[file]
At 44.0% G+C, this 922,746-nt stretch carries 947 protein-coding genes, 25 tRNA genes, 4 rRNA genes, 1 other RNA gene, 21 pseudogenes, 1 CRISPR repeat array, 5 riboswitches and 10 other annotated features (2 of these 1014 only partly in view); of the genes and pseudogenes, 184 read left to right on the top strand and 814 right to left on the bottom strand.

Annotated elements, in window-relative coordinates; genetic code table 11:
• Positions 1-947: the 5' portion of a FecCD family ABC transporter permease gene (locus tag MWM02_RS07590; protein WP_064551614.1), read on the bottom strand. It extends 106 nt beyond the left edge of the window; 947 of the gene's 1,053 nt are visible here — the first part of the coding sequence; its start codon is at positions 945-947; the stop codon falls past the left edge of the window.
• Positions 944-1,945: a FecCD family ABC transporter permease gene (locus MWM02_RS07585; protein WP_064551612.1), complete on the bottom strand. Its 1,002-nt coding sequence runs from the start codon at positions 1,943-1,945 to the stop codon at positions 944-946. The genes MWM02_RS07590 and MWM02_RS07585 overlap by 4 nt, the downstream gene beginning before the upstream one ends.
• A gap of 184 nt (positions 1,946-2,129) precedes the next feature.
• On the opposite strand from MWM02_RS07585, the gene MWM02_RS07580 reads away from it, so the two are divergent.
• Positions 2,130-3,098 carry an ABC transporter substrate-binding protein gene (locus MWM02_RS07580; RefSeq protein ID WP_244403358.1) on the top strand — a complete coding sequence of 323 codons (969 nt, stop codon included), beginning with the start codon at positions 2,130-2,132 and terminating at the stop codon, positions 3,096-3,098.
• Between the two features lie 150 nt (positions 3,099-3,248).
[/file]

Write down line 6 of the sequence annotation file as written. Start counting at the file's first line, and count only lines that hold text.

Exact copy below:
• On the opposite strand from MWM02_RS07585, the gene MWM02_RS07580 reads away from it, so the two are divergent.